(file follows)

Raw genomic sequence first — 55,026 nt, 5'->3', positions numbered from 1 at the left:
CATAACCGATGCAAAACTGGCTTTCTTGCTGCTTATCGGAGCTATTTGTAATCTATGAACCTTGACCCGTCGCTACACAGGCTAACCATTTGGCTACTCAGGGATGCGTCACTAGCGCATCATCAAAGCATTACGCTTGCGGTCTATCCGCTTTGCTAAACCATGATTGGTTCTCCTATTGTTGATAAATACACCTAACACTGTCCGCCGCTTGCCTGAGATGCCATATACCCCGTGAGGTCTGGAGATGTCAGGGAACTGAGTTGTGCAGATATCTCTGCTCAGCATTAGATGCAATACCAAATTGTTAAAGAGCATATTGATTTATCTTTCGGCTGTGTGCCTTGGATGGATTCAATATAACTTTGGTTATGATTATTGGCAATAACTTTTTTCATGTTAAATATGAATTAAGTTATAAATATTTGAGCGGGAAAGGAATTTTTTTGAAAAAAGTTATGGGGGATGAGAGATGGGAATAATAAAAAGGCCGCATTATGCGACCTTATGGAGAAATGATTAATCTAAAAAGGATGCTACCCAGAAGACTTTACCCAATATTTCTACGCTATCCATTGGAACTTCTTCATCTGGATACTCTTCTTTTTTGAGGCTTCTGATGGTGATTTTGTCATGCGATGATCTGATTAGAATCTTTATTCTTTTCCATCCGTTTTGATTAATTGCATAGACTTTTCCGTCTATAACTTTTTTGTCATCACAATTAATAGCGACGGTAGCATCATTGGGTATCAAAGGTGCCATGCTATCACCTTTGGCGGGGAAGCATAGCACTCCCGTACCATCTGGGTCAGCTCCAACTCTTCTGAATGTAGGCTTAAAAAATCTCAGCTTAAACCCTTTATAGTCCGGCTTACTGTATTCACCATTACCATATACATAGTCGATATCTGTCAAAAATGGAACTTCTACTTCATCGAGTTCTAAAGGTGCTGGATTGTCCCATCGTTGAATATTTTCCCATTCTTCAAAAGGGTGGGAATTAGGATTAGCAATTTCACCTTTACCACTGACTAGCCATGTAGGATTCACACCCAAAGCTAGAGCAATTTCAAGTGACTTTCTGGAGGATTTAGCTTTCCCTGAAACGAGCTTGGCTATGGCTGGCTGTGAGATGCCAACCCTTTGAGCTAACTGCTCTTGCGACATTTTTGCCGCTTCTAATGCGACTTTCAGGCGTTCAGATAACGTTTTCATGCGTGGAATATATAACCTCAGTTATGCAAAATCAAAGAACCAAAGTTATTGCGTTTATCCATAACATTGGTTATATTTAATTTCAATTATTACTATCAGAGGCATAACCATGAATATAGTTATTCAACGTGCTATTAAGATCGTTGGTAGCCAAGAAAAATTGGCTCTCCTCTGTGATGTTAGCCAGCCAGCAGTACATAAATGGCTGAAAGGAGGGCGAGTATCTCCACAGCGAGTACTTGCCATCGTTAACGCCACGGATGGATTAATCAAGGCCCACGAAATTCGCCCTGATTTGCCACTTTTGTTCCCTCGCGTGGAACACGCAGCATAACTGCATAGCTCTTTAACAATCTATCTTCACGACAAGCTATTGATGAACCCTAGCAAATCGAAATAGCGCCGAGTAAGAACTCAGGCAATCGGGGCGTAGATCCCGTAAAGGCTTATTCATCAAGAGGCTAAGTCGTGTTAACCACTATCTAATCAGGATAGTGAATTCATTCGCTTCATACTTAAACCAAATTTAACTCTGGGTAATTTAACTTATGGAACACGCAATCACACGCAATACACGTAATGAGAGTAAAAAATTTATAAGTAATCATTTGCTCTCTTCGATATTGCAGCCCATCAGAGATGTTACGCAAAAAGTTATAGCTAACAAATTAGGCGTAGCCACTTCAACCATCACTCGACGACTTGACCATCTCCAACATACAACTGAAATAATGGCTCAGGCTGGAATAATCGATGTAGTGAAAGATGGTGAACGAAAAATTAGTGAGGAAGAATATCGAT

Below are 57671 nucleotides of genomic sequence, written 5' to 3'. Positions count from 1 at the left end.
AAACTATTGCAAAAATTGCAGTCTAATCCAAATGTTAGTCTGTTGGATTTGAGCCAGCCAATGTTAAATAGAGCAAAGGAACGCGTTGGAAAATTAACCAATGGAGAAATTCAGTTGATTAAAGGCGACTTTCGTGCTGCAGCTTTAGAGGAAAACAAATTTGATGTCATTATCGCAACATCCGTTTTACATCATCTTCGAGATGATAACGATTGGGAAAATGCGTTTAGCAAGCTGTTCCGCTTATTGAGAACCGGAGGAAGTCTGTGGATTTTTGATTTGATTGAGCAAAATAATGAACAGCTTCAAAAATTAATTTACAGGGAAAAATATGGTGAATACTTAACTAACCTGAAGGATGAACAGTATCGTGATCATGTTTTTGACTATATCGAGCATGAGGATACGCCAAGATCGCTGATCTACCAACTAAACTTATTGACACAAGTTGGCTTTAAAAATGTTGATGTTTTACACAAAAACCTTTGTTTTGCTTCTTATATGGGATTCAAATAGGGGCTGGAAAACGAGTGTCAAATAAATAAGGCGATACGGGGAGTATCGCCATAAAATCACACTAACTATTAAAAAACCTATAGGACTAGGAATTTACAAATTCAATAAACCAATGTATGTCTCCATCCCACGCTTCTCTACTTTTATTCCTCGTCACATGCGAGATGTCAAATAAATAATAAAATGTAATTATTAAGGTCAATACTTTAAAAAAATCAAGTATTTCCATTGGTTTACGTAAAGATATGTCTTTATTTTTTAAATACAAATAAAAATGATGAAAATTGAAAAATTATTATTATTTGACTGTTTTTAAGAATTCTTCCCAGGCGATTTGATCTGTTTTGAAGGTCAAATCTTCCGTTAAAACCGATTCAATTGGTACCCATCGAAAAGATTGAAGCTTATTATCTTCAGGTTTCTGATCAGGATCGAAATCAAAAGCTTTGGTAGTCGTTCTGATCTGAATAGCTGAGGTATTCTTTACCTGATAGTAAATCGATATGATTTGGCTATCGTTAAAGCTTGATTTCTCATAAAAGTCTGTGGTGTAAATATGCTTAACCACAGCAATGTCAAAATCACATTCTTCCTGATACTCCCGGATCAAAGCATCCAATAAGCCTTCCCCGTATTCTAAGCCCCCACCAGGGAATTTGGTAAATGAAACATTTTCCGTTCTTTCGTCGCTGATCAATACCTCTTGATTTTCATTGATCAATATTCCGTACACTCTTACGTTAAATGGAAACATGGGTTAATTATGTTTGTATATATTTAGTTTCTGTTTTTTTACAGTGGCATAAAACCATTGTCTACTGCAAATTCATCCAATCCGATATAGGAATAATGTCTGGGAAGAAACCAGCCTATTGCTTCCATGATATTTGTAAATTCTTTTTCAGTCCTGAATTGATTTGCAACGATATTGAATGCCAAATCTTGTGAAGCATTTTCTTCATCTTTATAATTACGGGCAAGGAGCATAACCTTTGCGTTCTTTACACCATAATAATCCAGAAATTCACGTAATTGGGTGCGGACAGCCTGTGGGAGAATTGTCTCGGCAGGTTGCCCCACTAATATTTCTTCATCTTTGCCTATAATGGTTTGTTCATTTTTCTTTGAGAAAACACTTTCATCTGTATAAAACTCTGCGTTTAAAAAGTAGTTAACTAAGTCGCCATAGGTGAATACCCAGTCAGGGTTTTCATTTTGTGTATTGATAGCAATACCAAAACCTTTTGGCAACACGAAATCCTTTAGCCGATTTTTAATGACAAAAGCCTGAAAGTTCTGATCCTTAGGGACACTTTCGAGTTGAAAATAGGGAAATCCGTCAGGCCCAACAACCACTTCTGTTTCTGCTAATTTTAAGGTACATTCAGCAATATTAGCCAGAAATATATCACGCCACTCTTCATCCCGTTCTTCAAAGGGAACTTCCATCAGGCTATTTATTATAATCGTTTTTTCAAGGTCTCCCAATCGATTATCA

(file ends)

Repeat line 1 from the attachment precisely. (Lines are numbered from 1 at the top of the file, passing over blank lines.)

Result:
Raw genomic sequence first — 55,026 nt, 5'->3', positions numbered from 1 at the left: